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No effs given... correctly - Page 7

post #91 of 477
Quote:
Originally Posted by Cantabrigian View Post

Seems like that applies to roughly zero percent of the non-homless / not completely senile population.

Even Feynman put on a tie to collect his Nobel.

Thumbs up for the Richard Feynman reference icon_gu_b_slayer[1].gif
post #92 of 477
Thread Starter 
Quote:
Originally Posted by TTO View Post



Four Pattern Bingo!
-TTO

How does this not look bad? I'd expect to dislike this but it isn't bad at all.
(Asked sincerely / not rhetorically)

Color pallette isnt crazy. But you have two loud patterns. I'd also say you have two different seasons - summer gingham and a autumny glen plaid (wider urqhart check, the dark overcheck, what appears to be a heavier fabric).

If you agree that this works (even if you wouldn't necessarily wear it), what makes this different from some of the mishmashes you see around these parts?
post #93 of 477
Quote:
Originally Posted by Cantabrigian View Post


How does this not look bad? I'd expect to dislike this but it isn't bad at all.
(Asked sincerely / not rhetorically)

Color pallette isnt crazy. But you have two loud patterns. I'd also say you have two different seasons - summer gingham and a autumny glen plaid (wider urqhart check, the dark overcheck, what appears to be a heavier fabric).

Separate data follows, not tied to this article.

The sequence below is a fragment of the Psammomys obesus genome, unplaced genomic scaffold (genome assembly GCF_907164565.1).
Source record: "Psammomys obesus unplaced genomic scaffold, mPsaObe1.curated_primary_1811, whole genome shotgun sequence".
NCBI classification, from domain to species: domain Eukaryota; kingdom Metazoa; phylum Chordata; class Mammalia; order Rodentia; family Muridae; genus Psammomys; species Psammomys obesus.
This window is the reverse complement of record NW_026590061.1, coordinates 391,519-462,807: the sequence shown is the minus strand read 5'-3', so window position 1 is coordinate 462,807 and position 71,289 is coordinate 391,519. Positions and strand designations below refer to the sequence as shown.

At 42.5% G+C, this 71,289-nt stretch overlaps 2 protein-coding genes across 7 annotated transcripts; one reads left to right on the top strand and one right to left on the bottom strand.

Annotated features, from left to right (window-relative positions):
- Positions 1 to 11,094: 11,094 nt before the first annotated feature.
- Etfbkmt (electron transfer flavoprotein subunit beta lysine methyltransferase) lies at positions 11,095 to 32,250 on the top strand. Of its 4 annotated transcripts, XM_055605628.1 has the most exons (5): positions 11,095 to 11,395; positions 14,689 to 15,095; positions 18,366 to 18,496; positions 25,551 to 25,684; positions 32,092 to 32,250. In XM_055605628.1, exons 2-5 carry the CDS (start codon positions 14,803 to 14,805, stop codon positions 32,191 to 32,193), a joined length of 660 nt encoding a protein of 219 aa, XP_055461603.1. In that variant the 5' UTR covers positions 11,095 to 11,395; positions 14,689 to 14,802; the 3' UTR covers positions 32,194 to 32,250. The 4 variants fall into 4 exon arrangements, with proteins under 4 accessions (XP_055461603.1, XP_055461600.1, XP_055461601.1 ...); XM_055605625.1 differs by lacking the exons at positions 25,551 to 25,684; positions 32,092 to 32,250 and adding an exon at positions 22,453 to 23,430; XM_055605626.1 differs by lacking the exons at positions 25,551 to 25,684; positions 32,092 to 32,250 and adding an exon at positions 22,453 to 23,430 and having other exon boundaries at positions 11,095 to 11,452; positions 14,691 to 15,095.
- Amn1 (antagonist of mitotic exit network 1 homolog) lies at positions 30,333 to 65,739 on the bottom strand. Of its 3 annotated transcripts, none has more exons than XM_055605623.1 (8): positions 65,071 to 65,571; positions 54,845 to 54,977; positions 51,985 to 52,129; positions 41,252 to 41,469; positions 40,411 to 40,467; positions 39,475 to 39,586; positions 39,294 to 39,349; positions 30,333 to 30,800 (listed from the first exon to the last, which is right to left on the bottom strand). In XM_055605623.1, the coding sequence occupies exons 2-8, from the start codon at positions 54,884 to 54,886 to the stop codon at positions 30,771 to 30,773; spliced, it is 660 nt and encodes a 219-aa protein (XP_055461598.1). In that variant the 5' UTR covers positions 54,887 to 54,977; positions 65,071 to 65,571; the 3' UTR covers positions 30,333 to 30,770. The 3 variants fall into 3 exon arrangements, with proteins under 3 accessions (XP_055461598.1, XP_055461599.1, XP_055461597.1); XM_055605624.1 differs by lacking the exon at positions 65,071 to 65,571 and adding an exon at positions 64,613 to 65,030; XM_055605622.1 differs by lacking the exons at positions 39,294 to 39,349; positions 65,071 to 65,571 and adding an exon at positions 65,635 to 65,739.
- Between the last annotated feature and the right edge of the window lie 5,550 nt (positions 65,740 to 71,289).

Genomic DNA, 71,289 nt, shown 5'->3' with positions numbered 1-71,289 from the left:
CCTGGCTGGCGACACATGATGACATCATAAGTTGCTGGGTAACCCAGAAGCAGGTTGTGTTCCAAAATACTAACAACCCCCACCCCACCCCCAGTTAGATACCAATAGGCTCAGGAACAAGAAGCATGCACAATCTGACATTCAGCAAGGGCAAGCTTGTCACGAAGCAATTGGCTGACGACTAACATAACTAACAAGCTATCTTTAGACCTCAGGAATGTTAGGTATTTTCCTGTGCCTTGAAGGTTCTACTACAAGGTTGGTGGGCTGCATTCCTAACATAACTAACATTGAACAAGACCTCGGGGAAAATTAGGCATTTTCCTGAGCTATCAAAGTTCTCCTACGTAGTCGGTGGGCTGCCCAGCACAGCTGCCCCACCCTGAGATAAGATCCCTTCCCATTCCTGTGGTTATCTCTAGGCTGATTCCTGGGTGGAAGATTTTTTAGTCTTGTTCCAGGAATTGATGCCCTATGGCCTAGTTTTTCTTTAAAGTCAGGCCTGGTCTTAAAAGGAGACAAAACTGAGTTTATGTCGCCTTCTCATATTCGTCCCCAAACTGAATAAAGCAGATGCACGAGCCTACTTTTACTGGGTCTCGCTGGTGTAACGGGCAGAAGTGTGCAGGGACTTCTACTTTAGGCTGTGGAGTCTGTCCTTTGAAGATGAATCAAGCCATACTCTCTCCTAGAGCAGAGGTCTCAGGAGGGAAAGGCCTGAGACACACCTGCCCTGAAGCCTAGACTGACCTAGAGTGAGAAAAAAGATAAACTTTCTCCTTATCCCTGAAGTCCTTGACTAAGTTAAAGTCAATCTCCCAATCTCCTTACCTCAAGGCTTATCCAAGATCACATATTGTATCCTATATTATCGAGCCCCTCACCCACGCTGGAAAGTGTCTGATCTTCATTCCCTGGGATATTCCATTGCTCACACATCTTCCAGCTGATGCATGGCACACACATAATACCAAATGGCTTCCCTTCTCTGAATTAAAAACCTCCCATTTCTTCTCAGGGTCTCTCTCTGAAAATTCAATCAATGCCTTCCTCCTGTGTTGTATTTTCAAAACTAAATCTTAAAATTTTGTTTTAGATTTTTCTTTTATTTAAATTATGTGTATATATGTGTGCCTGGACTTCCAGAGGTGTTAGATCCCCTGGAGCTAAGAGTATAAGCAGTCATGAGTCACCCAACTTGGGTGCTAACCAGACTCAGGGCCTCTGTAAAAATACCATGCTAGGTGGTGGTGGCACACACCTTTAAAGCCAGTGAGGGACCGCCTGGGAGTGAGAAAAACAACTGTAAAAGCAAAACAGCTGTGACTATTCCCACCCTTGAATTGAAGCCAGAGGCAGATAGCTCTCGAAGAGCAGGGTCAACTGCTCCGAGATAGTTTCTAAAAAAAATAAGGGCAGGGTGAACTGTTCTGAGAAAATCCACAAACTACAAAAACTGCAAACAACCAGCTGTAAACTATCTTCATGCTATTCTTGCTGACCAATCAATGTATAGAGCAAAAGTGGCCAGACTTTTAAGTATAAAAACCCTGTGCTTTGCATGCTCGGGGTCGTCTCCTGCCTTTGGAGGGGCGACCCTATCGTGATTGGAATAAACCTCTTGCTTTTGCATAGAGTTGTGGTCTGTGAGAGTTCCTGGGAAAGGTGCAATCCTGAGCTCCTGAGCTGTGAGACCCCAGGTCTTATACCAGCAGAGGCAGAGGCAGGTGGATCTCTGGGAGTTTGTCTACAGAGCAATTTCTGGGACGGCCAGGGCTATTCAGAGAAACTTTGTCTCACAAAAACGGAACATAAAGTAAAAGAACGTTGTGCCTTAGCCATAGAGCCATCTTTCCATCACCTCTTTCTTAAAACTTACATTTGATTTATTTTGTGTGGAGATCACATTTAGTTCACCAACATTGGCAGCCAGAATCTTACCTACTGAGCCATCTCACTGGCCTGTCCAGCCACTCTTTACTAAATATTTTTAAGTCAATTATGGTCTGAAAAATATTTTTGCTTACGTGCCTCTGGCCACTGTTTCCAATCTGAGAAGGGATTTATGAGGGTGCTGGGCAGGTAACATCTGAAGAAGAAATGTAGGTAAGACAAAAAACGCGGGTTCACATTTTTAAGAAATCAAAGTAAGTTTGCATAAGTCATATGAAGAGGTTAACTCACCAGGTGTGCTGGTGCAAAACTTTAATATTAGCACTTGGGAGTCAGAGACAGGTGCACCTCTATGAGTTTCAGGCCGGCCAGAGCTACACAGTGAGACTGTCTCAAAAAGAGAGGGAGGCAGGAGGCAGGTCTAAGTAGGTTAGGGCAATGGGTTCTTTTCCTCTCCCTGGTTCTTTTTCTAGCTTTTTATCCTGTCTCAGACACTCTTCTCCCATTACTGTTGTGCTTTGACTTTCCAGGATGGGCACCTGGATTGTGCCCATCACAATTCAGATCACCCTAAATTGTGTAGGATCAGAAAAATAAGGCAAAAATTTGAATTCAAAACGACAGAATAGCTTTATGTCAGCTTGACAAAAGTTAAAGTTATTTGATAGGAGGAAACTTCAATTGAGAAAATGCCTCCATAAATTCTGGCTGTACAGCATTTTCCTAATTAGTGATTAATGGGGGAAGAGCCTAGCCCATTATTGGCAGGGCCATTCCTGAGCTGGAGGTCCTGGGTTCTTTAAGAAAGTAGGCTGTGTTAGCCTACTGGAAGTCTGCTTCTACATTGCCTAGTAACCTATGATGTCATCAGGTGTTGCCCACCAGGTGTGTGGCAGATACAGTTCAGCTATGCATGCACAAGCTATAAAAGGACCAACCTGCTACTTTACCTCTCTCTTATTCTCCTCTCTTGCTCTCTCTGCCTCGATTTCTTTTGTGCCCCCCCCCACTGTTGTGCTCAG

If you agree that this works (even if you wouldn't necessarily wear it), what makes this different from some of the mishmashes you see around these parts?

I was wondering the exact same thing when I saw his post. He's wearing a blue gingham shirt and a glen plaid suit with a red check in it. How does that work so well together? This isn't really a coherent post, I might do that tomorrow, but just some initial observations. So, my first thought was that I would wear this outfit with a solid tie. Forgive my very bad shop, but this is how it would look like:

This got me wondering that maybe the texture and stripes of the tie manage to pull this outfit together. Meaning that with 3 patterns this outfit would've been a lot worse than with 4.

 

Then I started thinking about the colors, so a B&W pic:

WIthout the blue of the shirt and the red overcheck this outfit doesn't seem to work at all. The patterns just clash. This probably means that the patterns need to be in different colors in order for them to work together.